If looking to escape the crowds of the fairs in South Beach, a trip across to the mainland is all the more welcomed during this time of year. The Rubell Collection, housed in a formed DEA warehouse, is nothing short of being an anchor for the now very hip Wynwood Design District. Its current exhibition, Still Human, addresses the complex nature and consequences of the digital revolution and recent technological developments as they redefine the human condition. Presenting works from twenty-five artists, including Jon Rafman, Ed Atkins and Cécile B. Evans, the exhibition seeks to address increasing concerns around topics related to artificial intelligence, surveillance, social justice and virtual existence.

Josh Kline, Thank you for your years of service (Joann_Lawyer) (2016)

Josh Kline, Thank you for your years of service (Joann_Lawyer) (2016)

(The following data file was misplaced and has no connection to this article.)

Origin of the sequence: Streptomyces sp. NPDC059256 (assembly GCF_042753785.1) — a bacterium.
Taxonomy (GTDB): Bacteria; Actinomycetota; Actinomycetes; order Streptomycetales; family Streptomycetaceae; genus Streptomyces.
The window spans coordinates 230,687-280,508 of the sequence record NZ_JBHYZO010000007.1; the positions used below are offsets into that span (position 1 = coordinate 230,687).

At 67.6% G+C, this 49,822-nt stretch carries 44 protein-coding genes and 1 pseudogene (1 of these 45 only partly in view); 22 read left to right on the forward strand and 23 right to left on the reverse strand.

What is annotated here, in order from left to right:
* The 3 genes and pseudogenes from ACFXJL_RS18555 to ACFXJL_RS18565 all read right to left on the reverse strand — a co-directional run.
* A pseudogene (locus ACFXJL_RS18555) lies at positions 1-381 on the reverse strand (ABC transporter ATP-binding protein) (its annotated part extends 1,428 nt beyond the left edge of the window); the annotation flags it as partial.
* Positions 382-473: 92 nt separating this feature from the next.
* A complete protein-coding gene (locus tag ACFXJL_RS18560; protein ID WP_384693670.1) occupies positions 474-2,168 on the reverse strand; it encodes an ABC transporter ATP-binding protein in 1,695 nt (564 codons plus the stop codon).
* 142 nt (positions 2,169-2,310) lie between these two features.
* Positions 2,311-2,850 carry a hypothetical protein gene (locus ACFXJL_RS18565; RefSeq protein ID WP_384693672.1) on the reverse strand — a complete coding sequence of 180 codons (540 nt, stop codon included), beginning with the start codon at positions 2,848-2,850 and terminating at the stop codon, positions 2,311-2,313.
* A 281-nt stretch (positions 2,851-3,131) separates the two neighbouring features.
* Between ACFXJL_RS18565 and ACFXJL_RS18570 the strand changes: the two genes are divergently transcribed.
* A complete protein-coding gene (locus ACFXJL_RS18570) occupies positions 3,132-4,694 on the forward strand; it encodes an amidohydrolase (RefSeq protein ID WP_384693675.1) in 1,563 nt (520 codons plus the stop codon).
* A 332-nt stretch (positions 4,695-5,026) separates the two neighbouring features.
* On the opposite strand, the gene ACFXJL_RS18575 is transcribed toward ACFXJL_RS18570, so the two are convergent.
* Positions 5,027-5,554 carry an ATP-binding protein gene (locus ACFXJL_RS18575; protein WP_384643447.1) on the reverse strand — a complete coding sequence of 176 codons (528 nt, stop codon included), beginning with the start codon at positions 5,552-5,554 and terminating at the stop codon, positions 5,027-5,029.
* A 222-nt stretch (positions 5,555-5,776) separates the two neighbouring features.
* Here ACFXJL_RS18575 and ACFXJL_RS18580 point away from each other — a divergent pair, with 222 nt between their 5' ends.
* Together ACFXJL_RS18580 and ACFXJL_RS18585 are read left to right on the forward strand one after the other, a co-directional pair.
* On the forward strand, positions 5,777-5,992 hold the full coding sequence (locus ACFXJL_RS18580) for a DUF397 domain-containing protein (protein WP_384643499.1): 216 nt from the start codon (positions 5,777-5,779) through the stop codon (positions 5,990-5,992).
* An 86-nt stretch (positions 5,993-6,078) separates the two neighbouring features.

COS Collaboration with Studio Swine (Alexander Groves + Azusa Murakami)

Oversaturation and the need to escape the chaos of the fairs is by no means uncommon. Thankfully, the surrounding area is (overly) populated with parallel happenings waiting to be discovered. The graceful bubble tree at The Temple House in Miami Beach was the perfect antidote to the traditionally stress-filled bustle of Art Basel. The multi-sensory installation, New Spring, commissioned by king of minimalism COS in collaboration with London-based duo Studio Swine, comprised of a central sculpture ejecting scented bubbles, only to evaporate into ashy smoke upon contact with contemplative visitors below. Inspired by the unique shape of the Japanese Cherry Blossom tree, the British artist Alexander Groves and the Japanese architect, behind Studio Swine, Azusa Murakami, sought to create an environmentally-friendly sculpture drawing awareness to the impermanence of matter.